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The Debt Adviser

How to clean up your credit report

Dear Debt Adviser,
How do you remove information that is inaccurate and false from your credit report? How do you clean up several negative reportings?

Dear June:
I have good news and I have bad news.

The good news first: The Fair Credit Reporting Act outlines an established procedure for disputing incorrect or inaccurate information on a credit report.

The first thing you need to do is request a copy of your credit report from each of the three major reporting agencies: Equifax, Experian and TransUnion. A small fee may be charged depending on the state in which you reside. If you have been refused credit or turned down for housing or insurance in the last 60 days, you may qualify for a free copy of your report.

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After you receive your credit reports follow these steps:

  • Contact the credit reporting agency that issued the report and dispute the incorrect or inaccurate information. You may dispute an item by phone, mail or online.

  • You will need to provide your Social Security number, date of birth, current address, company name of the disputed item (found on your credit report), account number of the disputed item and reason for your dispute. Examples of reasons for a dispute include: the item does not belong to you; current balance is not correct; the account is closed or the account has been paid off.

  • The Fair Credit Reporting Act provides that the agency must investigate the disputed item(s) and correct or delete the inaccurate information (usually within 30 days). The agency is required to give you a written report of the investigation and a copy of your report if the investigation resulted in any change.

  • You can also report disputed credit report items directly to the creditor. As a result of your dispute, the creditor can not report the information to an agency without including a notice of your dispute. Once you have notified the creditor of the error in writing, it may not continue to report the information until the situation has been researched.

Now for the bad news.

A credit reporting agency keeps reporting all accurate negative items for seven years, 10 years for Chapter 7 bankruptcies. But all is not lost. There are some things you can do that will make a negative item appear a little less negative by raising its numeric score.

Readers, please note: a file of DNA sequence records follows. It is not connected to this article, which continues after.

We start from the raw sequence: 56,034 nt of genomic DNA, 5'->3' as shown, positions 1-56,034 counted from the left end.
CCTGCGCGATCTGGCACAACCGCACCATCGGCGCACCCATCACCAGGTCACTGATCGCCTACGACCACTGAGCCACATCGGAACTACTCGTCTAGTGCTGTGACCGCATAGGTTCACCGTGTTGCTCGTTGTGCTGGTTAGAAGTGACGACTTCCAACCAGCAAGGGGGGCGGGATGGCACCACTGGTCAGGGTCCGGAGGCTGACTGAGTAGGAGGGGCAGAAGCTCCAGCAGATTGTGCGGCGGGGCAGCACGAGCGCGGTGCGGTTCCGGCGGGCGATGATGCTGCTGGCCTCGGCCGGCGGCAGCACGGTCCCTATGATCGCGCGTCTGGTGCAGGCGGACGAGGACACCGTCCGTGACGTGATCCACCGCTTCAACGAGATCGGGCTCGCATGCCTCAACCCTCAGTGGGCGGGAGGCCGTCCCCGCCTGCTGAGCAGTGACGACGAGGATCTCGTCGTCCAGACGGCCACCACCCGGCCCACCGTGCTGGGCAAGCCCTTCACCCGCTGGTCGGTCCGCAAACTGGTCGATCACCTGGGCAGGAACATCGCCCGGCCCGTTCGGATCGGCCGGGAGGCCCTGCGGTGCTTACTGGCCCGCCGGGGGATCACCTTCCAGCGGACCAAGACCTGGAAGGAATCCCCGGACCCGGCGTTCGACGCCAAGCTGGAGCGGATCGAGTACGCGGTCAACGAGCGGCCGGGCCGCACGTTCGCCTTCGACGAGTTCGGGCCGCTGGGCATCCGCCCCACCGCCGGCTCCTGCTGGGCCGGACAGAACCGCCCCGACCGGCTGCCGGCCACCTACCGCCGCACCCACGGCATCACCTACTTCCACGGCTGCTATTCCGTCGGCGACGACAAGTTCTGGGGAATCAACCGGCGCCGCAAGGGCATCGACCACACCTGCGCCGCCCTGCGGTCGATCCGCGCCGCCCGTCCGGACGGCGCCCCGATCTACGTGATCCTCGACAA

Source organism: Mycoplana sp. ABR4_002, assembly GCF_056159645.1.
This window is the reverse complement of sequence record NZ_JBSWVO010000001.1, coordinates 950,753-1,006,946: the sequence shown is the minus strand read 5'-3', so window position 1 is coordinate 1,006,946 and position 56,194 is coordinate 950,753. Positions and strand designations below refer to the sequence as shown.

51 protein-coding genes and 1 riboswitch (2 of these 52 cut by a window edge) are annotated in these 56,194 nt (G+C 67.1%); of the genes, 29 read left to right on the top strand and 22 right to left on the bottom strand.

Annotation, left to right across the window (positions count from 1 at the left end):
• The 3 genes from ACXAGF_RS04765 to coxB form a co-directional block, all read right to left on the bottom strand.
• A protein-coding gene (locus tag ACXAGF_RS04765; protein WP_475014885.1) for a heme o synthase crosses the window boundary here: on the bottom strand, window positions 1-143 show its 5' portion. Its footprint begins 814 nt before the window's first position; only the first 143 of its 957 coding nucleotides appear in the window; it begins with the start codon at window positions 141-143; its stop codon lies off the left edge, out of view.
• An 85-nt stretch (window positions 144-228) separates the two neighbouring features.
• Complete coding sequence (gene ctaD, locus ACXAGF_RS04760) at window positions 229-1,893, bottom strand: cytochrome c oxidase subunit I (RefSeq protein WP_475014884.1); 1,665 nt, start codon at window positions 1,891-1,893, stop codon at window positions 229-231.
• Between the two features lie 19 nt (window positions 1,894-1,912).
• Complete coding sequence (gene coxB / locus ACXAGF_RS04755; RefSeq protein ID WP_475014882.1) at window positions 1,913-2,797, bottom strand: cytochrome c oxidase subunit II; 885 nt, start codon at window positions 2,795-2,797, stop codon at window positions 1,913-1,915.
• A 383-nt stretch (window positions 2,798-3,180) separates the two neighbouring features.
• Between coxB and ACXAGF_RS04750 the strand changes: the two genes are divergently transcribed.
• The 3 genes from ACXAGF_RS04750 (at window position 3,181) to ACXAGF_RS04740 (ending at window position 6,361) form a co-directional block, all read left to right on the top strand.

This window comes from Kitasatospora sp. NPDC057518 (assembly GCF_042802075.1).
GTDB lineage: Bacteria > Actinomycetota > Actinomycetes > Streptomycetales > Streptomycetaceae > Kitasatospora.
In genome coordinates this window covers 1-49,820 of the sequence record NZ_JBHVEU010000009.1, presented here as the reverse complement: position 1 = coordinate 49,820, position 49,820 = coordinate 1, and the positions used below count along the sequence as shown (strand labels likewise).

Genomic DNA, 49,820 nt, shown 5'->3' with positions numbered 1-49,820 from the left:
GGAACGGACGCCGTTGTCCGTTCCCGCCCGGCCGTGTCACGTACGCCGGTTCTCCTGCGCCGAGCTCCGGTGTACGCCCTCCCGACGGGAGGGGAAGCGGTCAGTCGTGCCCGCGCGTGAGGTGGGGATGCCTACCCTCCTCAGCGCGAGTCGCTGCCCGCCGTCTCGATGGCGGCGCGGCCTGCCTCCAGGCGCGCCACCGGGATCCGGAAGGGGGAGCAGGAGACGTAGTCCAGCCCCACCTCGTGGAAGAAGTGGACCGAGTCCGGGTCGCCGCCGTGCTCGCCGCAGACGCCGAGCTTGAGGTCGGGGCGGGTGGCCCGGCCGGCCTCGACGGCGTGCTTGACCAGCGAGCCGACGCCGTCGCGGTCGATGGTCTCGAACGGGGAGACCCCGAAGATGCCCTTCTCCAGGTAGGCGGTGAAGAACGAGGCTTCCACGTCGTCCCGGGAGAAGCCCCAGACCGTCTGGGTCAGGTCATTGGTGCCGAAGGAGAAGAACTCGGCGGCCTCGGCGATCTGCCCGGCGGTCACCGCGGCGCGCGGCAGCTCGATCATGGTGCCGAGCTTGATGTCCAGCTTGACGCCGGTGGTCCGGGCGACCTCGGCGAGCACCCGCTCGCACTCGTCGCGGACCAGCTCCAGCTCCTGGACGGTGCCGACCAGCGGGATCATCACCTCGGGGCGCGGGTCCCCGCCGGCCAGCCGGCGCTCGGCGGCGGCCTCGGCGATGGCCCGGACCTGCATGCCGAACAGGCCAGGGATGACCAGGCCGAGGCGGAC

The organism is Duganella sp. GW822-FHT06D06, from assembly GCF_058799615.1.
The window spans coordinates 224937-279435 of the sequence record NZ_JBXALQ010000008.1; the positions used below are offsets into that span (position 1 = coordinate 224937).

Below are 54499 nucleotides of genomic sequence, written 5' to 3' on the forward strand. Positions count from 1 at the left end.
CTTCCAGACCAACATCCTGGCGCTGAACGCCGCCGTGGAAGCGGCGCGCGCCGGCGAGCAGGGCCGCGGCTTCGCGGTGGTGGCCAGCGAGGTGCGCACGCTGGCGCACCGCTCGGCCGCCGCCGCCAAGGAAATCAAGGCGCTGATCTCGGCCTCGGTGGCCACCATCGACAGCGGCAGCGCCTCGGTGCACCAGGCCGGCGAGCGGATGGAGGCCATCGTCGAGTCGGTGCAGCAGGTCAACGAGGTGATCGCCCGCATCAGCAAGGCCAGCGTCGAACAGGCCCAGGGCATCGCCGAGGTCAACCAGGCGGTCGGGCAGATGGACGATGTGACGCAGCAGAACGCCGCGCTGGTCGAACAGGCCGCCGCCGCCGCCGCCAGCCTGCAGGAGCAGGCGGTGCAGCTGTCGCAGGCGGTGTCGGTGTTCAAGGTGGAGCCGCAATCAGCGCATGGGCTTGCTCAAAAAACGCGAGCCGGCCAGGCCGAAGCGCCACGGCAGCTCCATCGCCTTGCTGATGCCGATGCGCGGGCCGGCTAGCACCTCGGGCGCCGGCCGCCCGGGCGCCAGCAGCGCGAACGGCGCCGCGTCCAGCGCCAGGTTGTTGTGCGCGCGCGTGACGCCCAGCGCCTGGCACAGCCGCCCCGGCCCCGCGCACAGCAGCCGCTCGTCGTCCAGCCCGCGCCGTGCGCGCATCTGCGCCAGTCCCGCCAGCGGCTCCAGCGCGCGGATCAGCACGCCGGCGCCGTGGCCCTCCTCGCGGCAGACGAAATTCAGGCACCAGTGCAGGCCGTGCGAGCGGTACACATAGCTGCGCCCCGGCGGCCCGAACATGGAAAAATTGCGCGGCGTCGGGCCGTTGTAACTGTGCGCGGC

• Pay off any old debts that are reported as write-offs by the creditor. The debt will still appear as a write-off on your report, but it will also show that the balance was paid in full.

  • You may submit, to each of the credit reporting agencies, up to a 100-word written statement that must be added to your credit report explaining a negative item. You may want to include the circumstances under which you defaulted on the loan such as job loss, illness or any other extenuating circumstance in the statement.

It is a good idea to check your credit report once a year to avoid any unwanted surprises at the car dealership or mortgage loan officer's desk. Any incorrect information should be disputed right away. Just as important, make sure the car note you finally paid off and the personal loan you paid off early are included on your report. You want all accurate information to be reported.

Remember, although not just anybody can request a copy of your credit report, employers, apartment leasing offices, insurance brokers and others with a need recognized by the Fair Credit Reporting Act can access your report. It is, therefore, more than worth your while to make sure your credit file accurately represents your credit worthiness.

The Debt Adviser, Steve Bucci, is the president of Consumer Credit Counseling Service of Southern New England. Visit CCCS for additional debt advice or click here to ask a debt question.

-- Posted: Aug. 23, 2002

See Also
How to get a free credit report
Consolidate your debt: 8 ways to get credit help
Financial advice glossary


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